The Housing Chronicles Blog: Loan defaults moving onto Option ARMS

Friday, December 28, 2007

Loan defaults moving onto Option ARMS

The next wave of potential loan defaults is expected to involve Option ARM loans made to borrowers with good credit according to the LA Times. Why were these loans so popular? Simple math and greed:

Before standards were tightened, several mortgage brokers and former and current Countrywide employees said, it was easy to sell option ARMs to borrowers by focusing on the low minimum payment.

As the housing market boomed, borrowers figured they could always sell the home at a higher price if they got in trouble -- and brokers pocketed big rebates for selling option ARMs, said John Diamond, a Chino broker with 39 years in the business.

Although a broker might earn $4,500 for selling a $300,000 fixed-rate loan, Diamond said, the commission could total $12,000 on an option ARM of the same size.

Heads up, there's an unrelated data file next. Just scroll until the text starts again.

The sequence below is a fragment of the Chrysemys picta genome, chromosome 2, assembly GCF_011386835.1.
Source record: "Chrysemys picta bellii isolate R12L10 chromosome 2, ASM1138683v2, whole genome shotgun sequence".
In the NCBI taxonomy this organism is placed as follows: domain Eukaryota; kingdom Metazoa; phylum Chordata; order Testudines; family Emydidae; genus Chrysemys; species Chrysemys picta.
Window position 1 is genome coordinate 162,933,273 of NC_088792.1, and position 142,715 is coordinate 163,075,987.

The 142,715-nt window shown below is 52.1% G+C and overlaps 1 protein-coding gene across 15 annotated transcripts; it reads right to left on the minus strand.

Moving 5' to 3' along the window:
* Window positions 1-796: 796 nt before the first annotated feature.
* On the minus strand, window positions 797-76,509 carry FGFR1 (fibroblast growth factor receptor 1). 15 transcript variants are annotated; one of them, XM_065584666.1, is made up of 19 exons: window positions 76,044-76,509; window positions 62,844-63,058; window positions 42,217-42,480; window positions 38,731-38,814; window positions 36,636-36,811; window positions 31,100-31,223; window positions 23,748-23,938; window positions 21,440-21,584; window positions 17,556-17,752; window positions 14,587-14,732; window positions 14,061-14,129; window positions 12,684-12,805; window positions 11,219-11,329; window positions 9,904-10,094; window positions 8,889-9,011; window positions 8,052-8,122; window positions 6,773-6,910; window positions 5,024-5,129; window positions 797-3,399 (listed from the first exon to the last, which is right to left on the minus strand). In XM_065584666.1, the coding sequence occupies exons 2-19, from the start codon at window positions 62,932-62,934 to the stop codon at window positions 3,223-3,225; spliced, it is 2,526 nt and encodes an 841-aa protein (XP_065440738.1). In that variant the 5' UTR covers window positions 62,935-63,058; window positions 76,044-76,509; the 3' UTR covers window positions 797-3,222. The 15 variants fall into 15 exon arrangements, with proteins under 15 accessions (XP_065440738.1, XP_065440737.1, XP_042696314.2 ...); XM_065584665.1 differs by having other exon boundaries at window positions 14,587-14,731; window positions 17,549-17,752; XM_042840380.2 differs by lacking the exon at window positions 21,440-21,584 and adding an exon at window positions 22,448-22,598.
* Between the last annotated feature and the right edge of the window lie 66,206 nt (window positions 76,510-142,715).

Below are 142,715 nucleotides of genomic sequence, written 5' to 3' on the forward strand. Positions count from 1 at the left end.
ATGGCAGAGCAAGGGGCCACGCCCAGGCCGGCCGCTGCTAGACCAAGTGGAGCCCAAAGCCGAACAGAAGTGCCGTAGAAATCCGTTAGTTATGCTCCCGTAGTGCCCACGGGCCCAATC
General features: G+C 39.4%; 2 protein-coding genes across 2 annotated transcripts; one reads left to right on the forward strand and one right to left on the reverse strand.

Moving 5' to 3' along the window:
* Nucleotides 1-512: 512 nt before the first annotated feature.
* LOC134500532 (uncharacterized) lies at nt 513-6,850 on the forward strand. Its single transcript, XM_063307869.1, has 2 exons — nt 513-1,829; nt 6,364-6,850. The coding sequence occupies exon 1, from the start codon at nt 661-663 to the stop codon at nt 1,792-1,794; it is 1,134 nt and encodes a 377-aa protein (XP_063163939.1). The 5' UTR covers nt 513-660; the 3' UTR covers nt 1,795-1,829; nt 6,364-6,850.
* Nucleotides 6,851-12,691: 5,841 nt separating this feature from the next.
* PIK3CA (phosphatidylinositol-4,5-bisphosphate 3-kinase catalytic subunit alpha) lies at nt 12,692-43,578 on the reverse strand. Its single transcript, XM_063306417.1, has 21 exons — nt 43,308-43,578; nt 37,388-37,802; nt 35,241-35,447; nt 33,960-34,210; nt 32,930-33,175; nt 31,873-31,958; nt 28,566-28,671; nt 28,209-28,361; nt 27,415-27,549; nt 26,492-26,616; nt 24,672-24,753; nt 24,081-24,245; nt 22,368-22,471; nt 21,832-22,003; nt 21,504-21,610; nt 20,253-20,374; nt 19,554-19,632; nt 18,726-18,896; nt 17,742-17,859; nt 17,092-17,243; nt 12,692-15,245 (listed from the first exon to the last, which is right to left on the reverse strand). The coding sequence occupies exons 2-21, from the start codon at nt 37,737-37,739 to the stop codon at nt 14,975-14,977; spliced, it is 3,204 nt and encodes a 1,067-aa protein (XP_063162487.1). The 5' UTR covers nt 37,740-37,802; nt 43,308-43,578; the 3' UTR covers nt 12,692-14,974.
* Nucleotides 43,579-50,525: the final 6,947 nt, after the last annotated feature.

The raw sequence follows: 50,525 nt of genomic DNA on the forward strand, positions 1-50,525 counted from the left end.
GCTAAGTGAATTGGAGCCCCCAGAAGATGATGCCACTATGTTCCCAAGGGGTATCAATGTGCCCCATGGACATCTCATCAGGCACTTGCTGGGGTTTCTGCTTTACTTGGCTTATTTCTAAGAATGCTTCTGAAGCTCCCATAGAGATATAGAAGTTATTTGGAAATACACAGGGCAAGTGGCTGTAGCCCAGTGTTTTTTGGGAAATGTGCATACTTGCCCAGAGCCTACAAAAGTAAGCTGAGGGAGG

"These loans drove the whole industry from late 1999 through late 2006," Diamond said. "It was just about the only thing any broker wanted to sell."

I remember those days well: if you were bold enough to demand a traditional 30-year fixed rate loan, you had to be prepared to steadfastly stand behind your decision, which wasn't easy when others were bragging about their low teaser rates and payments. Suddenly anyone who could fog a mirror was becoming a loan broker, including cab drivers and personal trainers (and I'm not making this up). It was really little more than "Take the Money and Run" (no offense to Woody Allen, of course).

I just wonder where the media was when these loans were taking off: if newspapers and TV stations were regularly doing stories on the different types of loan options -- and the consequences -- would it have mattered?

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